I come from an education background, but I am also interested in beauty and retail, and the Retail and Luxury Goods Club at Columbia is phenomenal. The number and caliber of speakers, as well as the alumni network, are unmatched. And, of course, being in New York, you have access to alumni from the first day of the first semester. I’ve met with alumni several times in person, and I think being able to make those in-person connections is something that you can only do if you’re in the same city.

There’s just something about the energy of this city and the energy of the School specifically. Whenever I thought about the hustle of New York City, grinding and trying to make it, I always thought of it as a very individualistic thing. I didn’t realize how much support there is if you want it.

How have you been involved with the Black Business Student Association?

I’ve been involved in a few ways. At first, it was just socially. It’s a good home base, like a family type of feel. But then I discovered that BBSA provides in-depth professional support as well. We have career-specific groups if you’re recruiting or interested in a specific industry. You’re matched with a second-year student who has already pursued the path you’re interested in. We have alumni events, and we’ve had alumni come in and do interview prep. We’ve had several career meet-up group events.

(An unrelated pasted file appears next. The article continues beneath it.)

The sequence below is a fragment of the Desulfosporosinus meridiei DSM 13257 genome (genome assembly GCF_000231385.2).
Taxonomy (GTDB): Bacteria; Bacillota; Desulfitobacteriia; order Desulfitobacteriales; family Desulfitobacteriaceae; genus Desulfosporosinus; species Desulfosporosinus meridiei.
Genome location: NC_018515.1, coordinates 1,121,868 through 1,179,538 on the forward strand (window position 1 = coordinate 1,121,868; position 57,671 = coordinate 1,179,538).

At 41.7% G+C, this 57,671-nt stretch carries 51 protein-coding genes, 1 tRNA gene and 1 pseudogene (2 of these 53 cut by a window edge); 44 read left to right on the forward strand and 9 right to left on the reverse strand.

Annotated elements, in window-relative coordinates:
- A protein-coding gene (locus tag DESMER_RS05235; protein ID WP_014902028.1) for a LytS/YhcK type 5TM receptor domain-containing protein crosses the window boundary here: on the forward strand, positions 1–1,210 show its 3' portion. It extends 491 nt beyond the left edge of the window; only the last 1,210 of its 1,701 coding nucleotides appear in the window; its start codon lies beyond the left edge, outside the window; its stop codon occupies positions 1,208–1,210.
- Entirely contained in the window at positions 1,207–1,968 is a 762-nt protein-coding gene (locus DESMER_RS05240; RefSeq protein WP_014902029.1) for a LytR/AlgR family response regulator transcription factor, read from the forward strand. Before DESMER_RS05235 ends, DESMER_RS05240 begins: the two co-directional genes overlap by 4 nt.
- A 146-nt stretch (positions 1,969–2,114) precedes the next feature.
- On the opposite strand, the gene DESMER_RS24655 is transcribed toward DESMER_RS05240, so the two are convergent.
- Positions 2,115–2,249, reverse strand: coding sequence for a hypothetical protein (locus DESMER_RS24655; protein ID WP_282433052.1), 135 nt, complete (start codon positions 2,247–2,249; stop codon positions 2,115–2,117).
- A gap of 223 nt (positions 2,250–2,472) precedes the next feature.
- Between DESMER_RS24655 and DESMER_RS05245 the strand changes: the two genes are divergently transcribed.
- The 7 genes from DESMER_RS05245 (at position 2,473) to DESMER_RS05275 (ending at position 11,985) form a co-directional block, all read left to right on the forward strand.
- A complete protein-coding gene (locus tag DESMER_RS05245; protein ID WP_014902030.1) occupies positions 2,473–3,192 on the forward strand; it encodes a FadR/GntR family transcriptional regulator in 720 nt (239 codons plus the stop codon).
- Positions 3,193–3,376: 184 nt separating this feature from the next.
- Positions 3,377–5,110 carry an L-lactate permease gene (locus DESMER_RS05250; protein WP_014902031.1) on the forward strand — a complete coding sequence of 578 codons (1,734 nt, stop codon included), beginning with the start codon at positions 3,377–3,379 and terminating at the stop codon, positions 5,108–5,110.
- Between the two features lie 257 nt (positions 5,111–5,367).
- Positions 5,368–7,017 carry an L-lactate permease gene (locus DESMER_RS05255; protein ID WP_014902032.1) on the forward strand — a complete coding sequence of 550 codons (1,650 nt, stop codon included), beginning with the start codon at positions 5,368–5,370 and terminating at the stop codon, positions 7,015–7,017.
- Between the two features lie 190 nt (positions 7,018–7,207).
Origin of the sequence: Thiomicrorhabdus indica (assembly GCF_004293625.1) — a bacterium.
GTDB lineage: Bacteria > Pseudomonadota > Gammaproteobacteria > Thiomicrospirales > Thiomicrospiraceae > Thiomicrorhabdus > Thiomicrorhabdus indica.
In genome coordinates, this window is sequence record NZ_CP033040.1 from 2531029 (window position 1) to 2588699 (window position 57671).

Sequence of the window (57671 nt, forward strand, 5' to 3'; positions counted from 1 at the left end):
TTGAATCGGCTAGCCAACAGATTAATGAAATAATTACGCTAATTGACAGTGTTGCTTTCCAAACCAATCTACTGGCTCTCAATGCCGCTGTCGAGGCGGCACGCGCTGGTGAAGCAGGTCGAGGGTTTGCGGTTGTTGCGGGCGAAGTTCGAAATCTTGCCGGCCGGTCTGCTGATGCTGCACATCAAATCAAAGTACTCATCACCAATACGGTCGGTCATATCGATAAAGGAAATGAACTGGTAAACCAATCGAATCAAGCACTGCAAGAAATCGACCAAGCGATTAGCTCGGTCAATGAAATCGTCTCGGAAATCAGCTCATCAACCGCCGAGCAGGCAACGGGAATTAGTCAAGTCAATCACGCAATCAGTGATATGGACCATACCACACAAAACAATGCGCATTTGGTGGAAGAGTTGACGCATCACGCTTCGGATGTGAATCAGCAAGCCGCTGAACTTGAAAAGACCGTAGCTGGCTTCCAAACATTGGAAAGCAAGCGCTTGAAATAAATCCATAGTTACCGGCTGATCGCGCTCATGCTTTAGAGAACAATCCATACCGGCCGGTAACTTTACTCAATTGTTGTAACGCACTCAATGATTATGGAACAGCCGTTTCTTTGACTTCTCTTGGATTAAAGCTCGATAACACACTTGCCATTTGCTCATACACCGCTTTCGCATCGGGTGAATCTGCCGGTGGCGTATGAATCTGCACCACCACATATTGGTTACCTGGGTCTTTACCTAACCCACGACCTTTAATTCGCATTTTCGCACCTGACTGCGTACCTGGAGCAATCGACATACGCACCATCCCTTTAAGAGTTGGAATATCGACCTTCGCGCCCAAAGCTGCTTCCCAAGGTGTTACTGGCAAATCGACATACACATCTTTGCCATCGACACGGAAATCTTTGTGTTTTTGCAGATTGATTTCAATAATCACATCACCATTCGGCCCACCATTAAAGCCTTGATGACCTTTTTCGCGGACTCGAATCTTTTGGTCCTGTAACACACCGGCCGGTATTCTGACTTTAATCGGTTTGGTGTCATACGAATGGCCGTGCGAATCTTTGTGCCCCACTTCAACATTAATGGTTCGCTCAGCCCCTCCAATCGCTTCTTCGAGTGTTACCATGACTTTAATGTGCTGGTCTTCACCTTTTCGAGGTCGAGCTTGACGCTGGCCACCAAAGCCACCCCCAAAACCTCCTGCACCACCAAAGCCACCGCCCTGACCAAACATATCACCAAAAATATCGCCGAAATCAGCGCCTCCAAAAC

I’ve also been involved in the Spotlight On: Diversity events and talking to prospective students, helping to mentor them throughout the process, which was my first touchpoint with BBSA when I was applying to Columbia. I’ve definitely tried to pay it forward. I always try to make myself available after professional events to talk informally with new students, too.

Any other community events you’ve had a chance to attend while at the School?

I love CBS Matters. I’m actually hoping to present myself this spring. I always try to arrange my schedule so that I make the presentations. There are two things you get out of it. The most obvious is that you learn a lot more about someone in your cluster, maybe someone you don’t know very well. Again, this has helped me to not make judgments about people and to be open. But the other thing that I really like about CBS Matters is the community-building aspect of it. When someone shares such a personal story, everyone in the room is bonded in that experience. It pushes our cluster, even in our more informal one-on-one conversations, to be more open with each other because someone has just poured their soul out in front of 50 people.